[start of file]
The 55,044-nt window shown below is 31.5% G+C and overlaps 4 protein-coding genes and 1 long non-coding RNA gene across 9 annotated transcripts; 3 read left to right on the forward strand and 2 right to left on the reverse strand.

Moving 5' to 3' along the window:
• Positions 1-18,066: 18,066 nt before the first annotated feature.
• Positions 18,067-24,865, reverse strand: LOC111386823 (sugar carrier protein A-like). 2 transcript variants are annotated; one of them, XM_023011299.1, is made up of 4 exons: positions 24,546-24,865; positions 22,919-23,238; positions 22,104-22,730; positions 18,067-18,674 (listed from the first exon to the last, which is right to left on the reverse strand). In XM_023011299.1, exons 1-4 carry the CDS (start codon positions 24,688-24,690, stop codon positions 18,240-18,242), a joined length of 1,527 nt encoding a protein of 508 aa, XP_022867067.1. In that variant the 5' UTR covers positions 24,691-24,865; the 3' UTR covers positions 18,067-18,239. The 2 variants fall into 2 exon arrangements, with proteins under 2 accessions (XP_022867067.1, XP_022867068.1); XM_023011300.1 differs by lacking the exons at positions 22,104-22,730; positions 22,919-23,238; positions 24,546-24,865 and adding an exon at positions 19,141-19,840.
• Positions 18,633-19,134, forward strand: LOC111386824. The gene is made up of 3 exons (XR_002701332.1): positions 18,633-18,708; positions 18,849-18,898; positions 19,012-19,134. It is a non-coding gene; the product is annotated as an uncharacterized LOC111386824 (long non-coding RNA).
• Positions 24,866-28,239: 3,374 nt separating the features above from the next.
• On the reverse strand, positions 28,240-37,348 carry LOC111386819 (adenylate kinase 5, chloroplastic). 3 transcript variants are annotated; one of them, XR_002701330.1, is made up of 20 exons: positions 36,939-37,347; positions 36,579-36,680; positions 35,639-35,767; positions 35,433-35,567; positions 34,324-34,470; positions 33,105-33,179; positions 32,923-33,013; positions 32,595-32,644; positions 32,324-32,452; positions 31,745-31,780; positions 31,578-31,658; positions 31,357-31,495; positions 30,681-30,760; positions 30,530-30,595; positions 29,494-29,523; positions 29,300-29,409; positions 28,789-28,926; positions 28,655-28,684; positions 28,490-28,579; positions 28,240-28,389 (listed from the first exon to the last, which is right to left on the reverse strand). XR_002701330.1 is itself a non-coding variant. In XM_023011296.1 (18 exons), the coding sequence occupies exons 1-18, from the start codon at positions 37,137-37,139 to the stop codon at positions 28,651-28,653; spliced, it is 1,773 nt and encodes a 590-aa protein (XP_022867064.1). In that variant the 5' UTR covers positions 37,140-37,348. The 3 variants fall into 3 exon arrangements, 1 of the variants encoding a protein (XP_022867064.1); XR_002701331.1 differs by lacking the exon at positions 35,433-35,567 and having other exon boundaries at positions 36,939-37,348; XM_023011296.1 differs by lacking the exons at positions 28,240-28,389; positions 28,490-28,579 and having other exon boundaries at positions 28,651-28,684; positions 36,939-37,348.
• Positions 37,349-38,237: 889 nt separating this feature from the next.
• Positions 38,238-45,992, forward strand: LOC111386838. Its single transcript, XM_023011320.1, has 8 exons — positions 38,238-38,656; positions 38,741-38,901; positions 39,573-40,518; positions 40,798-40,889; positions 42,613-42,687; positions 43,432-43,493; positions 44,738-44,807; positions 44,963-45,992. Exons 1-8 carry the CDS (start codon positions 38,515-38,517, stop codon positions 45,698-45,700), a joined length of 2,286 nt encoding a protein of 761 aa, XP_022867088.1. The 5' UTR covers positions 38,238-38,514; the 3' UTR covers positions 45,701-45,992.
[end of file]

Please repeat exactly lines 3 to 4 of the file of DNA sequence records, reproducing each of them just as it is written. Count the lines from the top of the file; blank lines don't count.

• Positions 1-18,066: 18,066 nt before the first annotated feature.
• Positions 18,067-24,865, reverse strand: LOC111386823 (sugar carrier protein A-like). 2 transcript variants are annotated; one of them, XM_023011299.1, is made up of 4 exons: positions 24,546-24,865; positions 22,919-23,238; positions 22,104-22,730; positions 18,067-18,674 (listed from the first exon to the last, which is right to left on the reverse strand). In XM_023011299.1, exons 1-4 carry the CDS (start codon positions 24,688-24,690, stop codon positions 18,240-18,242), a joined length of 1,527 nt encoding a protein of 508 aa, XP_022867067.1. In that variant the 5' UTR covers positions 24,691-24,865; the 3' UTR covers positions 18,067-18,239. The 2 variants fall into 2 exon arrangements, with proteins under 2 accessions (XP_022867067.1, XP_022867068.1); XM_023011300.1 differs by lacking the exons at positions 22,104-22,730; positions 22,919-23,238; positions 24,546-24,865 and adding an exon at positions 19,141-19,840.